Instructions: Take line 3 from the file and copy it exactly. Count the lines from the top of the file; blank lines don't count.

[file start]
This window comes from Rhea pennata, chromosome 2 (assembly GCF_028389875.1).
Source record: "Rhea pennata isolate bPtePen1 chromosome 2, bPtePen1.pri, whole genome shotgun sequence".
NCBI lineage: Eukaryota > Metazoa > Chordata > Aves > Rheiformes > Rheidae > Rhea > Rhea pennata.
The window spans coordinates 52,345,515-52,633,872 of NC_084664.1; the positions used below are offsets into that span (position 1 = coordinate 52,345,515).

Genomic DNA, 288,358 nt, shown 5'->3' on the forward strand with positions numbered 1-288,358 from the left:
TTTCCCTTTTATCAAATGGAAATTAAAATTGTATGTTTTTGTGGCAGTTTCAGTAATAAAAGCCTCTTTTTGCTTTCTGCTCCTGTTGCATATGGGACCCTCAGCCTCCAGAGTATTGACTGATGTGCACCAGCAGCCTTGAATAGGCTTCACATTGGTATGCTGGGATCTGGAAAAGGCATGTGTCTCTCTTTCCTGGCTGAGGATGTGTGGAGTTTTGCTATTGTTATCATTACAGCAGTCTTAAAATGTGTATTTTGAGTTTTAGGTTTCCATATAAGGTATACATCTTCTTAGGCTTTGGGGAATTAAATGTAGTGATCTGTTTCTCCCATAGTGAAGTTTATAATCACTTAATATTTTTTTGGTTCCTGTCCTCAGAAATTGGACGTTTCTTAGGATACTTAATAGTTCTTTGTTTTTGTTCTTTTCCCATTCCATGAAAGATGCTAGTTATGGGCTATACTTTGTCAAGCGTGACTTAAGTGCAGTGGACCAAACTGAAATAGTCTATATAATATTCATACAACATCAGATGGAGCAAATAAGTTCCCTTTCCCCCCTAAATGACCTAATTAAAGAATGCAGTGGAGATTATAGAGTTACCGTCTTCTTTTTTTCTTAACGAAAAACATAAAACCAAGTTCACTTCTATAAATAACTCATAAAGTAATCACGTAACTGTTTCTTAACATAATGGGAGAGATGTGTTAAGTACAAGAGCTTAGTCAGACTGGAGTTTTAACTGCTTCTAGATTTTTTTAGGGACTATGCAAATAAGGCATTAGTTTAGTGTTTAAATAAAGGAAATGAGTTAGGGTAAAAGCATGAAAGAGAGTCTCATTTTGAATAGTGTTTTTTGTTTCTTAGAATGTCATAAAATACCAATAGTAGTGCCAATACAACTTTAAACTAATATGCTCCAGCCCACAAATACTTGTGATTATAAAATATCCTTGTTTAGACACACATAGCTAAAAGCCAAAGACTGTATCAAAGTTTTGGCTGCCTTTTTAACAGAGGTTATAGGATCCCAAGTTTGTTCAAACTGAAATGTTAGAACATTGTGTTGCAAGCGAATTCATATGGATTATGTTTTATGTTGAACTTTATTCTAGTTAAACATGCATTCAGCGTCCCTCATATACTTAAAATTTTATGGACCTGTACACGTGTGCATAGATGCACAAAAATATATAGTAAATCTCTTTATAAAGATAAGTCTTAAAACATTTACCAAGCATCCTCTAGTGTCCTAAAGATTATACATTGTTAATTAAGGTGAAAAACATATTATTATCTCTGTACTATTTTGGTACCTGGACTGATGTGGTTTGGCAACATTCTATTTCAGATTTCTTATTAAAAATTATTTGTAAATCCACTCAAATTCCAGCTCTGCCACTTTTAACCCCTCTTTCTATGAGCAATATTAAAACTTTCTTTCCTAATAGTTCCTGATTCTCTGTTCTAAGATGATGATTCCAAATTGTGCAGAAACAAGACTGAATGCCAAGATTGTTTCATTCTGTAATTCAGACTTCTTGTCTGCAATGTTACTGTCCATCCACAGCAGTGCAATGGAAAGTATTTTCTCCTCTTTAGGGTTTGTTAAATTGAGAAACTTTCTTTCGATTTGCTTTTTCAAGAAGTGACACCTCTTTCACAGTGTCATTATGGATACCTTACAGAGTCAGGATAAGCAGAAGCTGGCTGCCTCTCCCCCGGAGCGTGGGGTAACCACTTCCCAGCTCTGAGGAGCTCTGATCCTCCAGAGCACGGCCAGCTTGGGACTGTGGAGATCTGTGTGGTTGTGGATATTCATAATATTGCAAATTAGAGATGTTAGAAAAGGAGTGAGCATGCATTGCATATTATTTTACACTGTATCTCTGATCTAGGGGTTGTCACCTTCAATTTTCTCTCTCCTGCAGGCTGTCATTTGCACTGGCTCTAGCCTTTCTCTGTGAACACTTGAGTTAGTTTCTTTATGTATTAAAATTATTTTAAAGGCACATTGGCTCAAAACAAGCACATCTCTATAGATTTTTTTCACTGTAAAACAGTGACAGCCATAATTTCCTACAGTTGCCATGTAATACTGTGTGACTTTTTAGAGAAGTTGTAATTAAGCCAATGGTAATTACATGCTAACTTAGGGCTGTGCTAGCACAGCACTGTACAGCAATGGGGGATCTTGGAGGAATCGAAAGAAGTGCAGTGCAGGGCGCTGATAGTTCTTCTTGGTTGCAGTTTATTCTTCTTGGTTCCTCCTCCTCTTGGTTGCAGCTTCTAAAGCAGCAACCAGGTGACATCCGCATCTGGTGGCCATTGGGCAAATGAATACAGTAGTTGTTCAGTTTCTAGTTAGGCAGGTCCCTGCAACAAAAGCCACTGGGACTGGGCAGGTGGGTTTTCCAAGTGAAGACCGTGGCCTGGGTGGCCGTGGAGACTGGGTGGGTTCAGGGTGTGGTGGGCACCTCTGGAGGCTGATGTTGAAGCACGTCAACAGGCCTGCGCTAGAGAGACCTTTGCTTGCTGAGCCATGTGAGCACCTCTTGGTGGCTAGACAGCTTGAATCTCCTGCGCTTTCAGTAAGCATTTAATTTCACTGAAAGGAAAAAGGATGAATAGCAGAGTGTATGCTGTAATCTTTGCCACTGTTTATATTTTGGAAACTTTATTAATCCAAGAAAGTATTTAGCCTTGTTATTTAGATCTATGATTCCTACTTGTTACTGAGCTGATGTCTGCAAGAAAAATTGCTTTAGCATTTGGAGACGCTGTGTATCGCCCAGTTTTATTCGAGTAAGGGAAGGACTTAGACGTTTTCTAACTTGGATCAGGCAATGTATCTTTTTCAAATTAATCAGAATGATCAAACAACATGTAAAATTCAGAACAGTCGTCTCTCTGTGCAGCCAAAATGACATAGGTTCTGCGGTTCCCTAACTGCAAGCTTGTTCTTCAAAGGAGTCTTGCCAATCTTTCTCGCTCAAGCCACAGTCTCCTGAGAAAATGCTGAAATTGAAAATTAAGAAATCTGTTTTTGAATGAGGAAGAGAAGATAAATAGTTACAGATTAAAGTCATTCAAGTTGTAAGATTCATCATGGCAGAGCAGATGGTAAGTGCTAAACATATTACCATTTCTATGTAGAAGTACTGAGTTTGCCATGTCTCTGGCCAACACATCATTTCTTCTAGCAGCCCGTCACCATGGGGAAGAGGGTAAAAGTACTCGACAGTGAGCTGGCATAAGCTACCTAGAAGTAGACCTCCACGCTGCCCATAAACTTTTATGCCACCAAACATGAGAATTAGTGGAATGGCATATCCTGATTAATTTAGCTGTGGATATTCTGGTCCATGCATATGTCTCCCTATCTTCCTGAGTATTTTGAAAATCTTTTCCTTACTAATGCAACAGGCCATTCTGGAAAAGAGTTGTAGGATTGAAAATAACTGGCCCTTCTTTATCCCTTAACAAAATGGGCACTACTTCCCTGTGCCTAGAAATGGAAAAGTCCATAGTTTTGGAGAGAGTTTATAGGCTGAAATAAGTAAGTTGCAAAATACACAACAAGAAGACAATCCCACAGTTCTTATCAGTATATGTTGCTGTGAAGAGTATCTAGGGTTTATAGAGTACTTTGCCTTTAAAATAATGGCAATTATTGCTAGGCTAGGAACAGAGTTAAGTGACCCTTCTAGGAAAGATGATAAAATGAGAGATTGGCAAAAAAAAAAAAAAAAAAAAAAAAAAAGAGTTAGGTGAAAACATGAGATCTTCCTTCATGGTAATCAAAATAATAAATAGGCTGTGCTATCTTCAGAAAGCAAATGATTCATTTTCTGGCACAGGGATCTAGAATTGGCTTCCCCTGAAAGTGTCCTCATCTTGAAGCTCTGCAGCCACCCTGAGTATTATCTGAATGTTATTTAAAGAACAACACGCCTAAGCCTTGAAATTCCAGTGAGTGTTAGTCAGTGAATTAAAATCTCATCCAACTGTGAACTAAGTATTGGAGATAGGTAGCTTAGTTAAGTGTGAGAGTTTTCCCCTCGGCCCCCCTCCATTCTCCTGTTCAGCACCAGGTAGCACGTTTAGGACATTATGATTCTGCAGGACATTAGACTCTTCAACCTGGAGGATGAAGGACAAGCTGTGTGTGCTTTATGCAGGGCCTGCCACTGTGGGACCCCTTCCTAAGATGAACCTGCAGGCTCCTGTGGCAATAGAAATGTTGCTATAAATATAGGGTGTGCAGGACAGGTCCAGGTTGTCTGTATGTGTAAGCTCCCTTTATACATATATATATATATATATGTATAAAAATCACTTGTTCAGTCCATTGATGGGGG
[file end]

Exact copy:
NCBI lineage: Eukaryota > Metazoa > Chordata > Aves > Rheiformes > Rheidae > Rhea > Rhea pennata.